Submitted to: Biodiversity and Conservation Journal
Publication Type: Peer Reviewed Journal
Publication Acceptance Date: 9/19/1996
Publication Date: N/A
Interpretive Summary: Knowledge of the plant-associated fungi in North America is needed in order to make sound plant quarantine decisions especially with the passage of the North American Free Trade Agreement. This paper examines the possibility of increasing the information upon which these decisions can be made by synthesizing data from three different resources about fungi in the United States and Canada. Based on four different fungal groups and three vascular plant hosts it was determined that a substantial increase in information could be obtained by adding data from the database of herbarium specimens in the U.S. National Fungus Collections to that in a book on plant-associated fungi. It was also determined that about 80-90% of the plant-associated fungi reported from Canada are also known to occur in the United States. This study will be used by those developing the information resources upon which plant quarantine decisions are made.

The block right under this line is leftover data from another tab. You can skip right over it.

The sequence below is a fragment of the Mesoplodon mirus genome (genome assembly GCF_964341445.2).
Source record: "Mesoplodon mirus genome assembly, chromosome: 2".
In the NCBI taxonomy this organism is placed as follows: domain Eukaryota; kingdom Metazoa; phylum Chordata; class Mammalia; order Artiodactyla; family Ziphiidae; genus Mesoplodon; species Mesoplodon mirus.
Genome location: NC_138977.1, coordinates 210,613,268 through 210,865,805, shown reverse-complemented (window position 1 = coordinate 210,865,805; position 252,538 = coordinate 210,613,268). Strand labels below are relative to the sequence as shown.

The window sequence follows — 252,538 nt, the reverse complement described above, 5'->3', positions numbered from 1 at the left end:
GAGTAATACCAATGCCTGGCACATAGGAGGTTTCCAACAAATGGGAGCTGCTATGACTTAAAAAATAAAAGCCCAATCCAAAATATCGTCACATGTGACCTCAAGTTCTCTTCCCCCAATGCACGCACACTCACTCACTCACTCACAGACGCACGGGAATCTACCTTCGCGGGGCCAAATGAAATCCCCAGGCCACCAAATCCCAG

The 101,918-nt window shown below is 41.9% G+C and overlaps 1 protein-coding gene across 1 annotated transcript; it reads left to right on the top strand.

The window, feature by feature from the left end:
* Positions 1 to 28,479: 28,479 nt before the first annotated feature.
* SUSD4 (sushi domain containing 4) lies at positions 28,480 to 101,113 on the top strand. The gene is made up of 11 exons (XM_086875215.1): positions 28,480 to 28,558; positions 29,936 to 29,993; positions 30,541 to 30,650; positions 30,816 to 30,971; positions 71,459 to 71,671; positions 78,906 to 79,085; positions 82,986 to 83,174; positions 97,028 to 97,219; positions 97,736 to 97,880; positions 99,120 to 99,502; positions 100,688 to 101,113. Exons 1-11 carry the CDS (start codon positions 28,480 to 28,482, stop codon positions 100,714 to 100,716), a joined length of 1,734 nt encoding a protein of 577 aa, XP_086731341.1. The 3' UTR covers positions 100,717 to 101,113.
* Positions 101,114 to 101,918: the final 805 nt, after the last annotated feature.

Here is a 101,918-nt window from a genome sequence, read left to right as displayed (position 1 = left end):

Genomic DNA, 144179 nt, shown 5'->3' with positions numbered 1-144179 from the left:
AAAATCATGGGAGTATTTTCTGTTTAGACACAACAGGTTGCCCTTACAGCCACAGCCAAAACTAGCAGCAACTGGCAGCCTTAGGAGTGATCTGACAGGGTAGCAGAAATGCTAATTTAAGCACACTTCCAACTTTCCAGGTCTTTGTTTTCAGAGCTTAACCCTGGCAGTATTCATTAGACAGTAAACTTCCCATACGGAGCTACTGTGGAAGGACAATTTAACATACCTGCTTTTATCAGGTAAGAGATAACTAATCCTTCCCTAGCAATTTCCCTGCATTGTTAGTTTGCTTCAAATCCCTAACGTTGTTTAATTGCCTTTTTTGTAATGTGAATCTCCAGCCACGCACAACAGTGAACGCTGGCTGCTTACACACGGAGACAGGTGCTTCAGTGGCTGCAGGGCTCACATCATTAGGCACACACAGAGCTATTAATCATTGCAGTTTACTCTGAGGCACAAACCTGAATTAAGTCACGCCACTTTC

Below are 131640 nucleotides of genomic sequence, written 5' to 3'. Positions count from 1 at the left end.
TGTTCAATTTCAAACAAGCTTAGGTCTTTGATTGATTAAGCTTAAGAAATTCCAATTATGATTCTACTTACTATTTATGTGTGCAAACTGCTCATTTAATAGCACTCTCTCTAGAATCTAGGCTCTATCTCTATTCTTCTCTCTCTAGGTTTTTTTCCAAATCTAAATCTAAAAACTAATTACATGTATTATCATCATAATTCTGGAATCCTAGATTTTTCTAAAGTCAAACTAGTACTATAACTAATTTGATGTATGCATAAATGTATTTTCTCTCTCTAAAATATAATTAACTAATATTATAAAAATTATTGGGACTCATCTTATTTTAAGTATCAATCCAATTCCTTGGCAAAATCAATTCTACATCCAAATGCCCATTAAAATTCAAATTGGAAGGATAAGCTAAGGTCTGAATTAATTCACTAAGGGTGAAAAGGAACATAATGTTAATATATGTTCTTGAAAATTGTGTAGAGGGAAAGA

Technical Abstract: At present knowledge of fungal biodiversity in North America is scattered in diverse sources ranging from well-reviewed, comprehensive databases to unedited databases of reports from the literature, information on file cards, and uncomputerized herbarium specimens. Resources available electronically were used to determine their relative importance in evaluating the plant-associated fungi known from the United States and to lesser extent Canada. The results demonstrate that the literature provides the greatest information but that herbarium specimens in the U.S. National Fungus Collections contribute between 22-31% additional data. Little overlap exists between fungi isolated as endophytes and those reported in the literature or as herbarium specimens. Eighty to 100% of the plant- associated fungi reported form Canada are accounted for in comprehensive resources for the United States. A comprehensive database of plant- associated fungi in Canada, the United States, and eventually Mexico would serve as a valuable resource for those making plant quarantine decisions.